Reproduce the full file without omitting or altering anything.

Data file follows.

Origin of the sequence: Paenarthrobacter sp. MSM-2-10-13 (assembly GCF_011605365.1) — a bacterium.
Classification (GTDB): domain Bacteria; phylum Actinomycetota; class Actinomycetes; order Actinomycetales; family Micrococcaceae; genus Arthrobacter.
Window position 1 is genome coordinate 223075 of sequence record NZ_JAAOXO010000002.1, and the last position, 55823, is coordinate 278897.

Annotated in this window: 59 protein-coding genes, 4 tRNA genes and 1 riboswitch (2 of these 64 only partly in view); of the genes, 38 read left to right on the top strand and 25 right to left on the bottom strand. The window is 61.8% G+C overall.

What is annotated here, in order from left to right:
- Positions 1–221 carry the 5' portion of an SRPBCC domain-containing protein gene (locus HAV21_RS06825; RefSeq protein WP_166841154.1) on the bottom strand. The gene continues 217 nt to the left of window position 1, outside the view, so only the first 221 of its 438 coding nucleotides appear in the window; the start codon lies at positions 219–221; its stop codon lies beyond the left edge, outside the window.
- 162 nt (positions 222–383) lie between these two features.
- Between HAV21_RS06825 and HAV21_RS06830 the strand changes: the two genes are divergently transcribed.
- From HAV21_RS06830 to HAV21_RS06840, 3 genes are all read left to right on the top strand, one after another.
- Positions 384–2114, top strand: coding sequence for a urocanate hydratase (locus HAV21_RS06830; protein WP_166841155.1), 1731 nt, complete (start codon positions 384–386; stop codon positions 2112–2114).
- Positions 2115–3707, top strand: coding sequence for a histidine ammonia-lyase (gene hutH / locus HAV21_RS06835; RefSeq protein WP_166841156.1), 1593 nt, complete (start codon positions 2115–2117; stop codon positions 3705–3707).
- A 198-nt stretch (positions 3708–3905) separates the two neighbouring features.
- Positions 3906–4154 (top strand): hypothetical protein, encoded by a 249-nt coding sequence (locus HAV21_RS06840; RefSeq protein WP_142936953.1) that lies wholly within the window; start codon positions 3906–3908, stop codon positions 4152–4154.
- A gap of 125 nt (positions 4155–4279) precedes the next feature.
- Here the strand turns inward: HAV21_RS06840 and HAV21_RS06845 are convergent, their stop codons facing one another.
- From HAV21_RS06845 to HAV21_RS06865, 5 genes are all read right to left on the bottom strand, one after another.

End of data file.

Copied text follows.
Origin of the sequence: Paenarthrobacter sp. MSM-2-10-13 (assembly GCF_011605365.1) — a bacterium.
Classification (GTDB): domain Bacteria; phylum Actinomycetota; class Actinomycetes; order Actinomycetales; family Micrococcaceae; genus Arthrobacter.
Window position 1 is genome coordinate 223075 of sequence record NZ_JAAOXO010000002.1, and the last position, 55823, is coordinate 278897.

Annotated in this window: 59 protein-coding genes, 4 tRNA genes and 1 riboswitch (2 of these 64 only partly in view); of the genes, 38 read left to right on the top strand and 25 right to left on the bottom strand. The window is 61.8% G+C overall.

What is annotated here, in order from left to right:
- Positions 1–221 carry the 5' portion of an SRPBCC domain-containing protein gene (locus HAV21_RS06825; RefSeq protein WP_166841154.1) on the bottom strand. The gene continues 217 nt to the left of window position 1, outside the view, so only the first 221 of its 438 coding nucleotides appear in the window; the start codon lies at positions 219–221; its stop codon lies beyond the left edge, outside the window.
- 162 nt (positions 222–383) lie between these two features.
- Between HAV21_RS06825 and HAV21_RS06830 the strand changes: the two genes are divergently transcribed.
- From HAV21_RS06830 to HAV21_RS06840, 3 genes are all read left to right on the top strand, one after another.
- Positions 384–2114, top strand: coding sequence for a urocanate hydratase (locus HAV21_RS06830; protein WP_166841155.1), 1731 nt, complete (start codon positions 384–386; stop codon positions 2112–2114).
- Positions 2115–3707, top strand: coding sequence for a histidine ammonia-lyase (gene hutH / locus HAV21_RS06835; RefSeq protein WP_166841156.1), 1593 nt, complete (start codon positions 2115–2117; stop codon positions 3705–3707).
- A 198-nt stretch (positions 3708–3905) separates the two neighbouring features.
- Positions 3906–4154 (top strand): hypothetical protein, encoded by a 249-nt coding sequence (locus HAV21_RS06840; RefSeq protein WP_142936953.1) that lies wholly within the window; start codon positions 3906–3908, stop codon positions 4152–4154.
- A gap of 125 nt (positions 4155–4279) precedes the next feature.
- Here the strand turns inward: HAV21_RS06840 and HAV21_RS06845 are convergent, their stop codons facing one another.
- From HAV21_RS06845 to HAV21_RS06865, 5 genes are all read right to left on the bottom strand, one after another.